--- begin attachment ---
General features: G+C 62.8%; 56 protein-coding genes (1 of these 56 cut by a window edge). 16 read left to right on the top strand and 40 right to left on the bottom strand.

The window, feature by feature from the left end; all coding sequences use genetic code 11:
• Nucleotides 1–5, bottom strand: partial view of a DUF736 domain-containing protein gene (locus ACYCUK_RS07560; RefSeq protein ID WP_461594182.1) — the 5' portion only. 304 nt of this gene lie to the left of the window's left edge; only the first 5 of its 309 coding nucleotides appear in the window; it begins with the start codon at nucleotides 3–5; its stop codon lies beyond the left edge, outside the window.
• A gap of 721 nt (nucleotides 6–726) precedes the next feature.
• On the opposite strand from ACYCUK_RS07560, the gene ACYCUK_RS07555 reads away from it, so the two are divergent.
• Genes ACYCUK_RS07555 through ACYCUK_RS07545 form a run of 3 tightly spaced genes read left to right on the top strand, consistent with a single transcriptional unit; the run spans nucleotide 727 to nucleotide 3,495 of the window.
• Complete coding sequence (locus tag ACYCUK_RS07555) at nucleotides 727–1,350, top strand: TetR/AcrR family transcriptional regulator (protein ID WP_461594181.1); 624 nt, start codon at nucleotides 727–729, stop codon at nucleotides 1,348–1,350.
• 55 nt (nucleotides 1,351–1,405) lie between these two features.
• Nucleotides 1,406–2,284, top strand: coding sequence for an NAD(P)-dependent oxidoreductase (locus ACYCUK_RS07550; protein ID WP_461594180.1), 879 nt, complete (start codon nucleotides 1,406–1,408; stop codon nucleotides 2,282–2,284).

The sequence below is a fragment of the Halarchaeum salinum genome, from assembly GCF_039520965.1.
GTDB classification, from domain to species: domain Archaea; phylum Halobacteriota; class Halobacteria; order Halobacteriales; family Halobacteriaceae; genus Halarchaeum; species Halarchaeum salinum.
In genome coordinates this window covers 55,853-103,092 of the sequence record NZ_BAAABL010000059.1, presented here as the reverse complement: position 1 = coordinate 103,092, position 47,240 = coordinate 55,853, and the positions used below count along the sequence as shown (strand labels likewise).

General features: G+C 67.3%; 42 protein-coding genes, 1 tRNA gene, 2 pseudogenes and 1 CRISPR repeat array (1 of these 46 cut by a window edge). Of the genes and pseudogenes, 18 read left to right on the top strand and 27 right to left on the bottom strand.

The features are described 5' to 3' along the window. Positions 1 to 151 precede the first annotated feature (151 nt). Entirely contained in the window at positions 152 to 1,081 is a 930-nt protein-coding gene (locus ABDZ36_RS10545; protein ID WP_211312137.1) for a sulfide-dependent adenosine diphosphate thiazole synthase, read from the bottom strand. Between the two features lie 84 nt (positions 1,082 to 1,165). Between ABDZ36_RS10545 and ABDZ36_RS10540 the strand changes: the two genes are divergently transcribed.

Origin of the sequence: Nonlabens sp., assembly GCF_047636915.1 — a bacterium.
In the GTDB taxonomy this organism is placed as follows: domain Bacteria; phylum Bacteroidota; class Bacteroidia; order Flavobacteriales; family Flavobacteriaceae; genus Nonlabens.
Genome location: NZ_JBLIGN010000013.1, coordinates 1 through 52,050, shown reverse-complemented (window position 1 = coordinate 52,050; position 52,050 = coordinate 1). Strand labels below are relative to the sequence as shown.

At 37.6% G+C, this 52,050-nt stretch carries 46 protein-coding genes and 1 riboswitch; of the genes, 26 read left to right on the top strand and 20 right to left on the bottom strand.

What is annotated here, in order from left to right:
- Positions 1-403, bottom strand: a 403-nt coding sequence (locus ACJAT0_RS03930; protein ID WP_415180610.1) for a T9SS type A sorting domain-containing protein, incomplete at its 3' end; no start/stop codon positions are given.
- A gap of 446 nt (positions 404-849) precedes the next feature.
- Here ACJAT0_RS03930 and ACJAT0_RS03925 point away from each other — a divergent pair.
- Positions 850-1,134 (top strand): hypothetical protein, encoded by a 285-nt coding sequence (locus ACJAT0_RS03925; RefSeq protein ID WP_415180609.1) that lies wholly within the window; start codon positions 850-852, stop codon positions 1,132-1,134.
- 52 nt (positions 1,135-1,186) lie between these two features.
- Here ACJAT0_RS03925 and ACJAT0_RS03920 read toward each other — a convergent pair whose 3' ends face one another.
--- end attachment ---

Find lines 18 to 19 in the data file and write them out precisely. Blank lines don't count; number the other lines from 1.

At 37.6% G+C, this 52,050-nt stretch carries 46 protein-coding genes and 1 riboswitch; of the genes, 26 read left to right on the top strand and 20 right to left on the bottom strand.

What is annotated here, in order from left to right: